Bob Beckett, who hands out business cards at GOP events identifying himself as a New Hampshire primary voter, said after town hall that DeSantis’ performance surprised him — in a good way.

“A lot more thoughtful than I imagined, a lot more cerebral than I expected,” said Beckett, who voted for Jeb Bush – a relatively more moderate former Florida governor – in the 2016 primaries and leans toward the former governor of New Jersey. Chris Christie this time. “What impressed me was how he went from one particular issue to something bigger, bigger and grander.”

Scott Maltzie, a Concord-area Republican who at the Hollis event wore a baseball cap and a DeSantis campaign sticker, said the town hall was a smart move. Earlier this month, DeSantis lashed out at a New Hampshire reporter who asked why the governor doesn’t host such events.

“I mean, that’s what the country’s first primary is for,” said Maltzie, who plans to vote for DeSantis in the primary. “You can’t get that, really, in other states. We are small and personal enough that everyone has the opportunity to ask questions and meet these candidates face to face. And in terms of them, building recognition and sympathy is huge.

Polls have shown DeSantis has been losing ground in the state since he passed a New Hampshire survey in January, before he was an official candidate. A new St. Anselm College poll released Tuesday found Trump leading the GOP field with 47% support among registered Republican voters, followed by DeSantis at 19% and Christie, who is heavily state-focused. , at 6%. The results, which have a margin of error of 4.4 percentage points, represent a 10-point drop for DeSantis since St. Anselm’s last poll in March.

“Ron DeSantis’ campaign is skyrocketing, and President Trump’s dominance of the Republican primary field has opened up a mad scramble to grab the runner-up role,” said Karoline Leavitt, spokeswoman for MAGA Inc., a super PAC pro-Trump. in a statement to NBC News. “Ron DeSantis isn’t ready for this moment, and Chris Christie won’t waste time eating DeSantis’ lunch.”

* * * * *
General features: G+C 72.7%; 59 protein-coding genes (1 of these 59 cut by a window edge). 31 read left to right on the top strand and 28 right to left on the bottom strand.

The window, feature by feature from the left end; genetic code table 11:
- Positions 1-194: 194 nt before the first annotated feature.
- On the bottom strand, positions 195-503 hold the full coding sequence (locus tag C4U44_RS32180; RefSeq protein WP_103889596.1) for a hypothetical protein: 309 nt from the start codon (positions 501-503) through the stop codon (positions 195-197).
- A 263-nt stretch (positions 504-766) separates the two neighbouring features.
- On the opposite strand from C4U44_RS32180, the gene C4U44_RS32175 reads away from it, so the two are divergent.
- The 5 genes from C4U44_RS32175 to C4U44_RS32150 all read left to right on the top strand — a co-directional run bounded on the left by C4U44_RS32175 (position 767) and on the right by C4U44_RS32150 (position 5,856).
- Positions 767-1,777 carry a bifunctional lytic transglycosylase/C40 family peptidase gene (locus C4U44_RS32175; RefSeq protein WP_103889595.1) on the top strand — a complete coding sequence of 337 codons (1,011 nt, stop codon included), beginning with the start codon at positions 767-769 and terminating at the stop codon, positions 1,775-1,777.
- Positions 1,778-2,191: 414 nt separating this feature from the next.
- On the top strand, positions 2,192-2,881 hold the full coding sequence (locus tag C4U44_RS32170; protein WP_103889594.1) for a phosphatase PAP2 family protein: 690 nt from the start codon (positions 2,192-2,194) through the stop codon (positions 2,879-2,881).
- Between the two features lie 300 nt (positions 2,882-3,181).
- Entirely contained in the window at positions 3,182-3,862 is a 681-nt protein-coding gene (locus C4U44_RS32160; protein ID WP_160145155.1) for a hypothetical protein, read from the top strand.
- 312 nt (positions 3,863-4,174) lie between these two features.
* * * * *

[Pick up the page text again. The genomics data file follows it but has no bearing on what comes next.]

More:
Trump, for his part, was greeted with a standing ovation Tuesday at the Lilac Luncheon, an annual fundraiser for the New Hampshire Federation of Republican Women in Concord. And he wasted little time trashing DeSantis.

The former president again raised suspicions that DeSantis would raise the retirement age for rights programs like Social Security, alluding to votes DeSantis cast when he was in the House, before becoming governor . DeSantis backed out of those positions and, when asked by a voter Tuesday about Social Security protections, expressed a desire to work “in a bipartisan way to figure out how to strengthen this program … without any major disruptions.”

Trump also accused DeSantis of revising his Covid policy brief. Both Trump and DeSantis took aggressive steps to handle the pandemic in its early stages, but DeSantis quickly backed off and made his resistance to shutdowns and mandates a trademark issue.

“At the appropriate time,” Trump warned Tuesday, he will remind voters of DeSantis’ efforts to shut down his state during the early weeks of Covid-19.

“We have clips of Ron where he had a closed state,” Trump added.

Trump also bragged about polls showing him with a wide lead over DeSantis and the rest of the GOP field while explaining his philosophy of going after his closest rival.

“Somebody said, ‘How come you’re only attacking him? Is it because he’s in second place?'” Trump said. don’t attack others?’ Because they are not in second place.

That’s the position he’s focused on, regardless of his rival, Trump added.

“As they keep coming in at 2,” he said, “we keep sending them back to the dry cleaners.”

Henry J. Gomez reported from Hollis and Jonathan Allen from Concord.

This article originally appeared on

Leave a Comment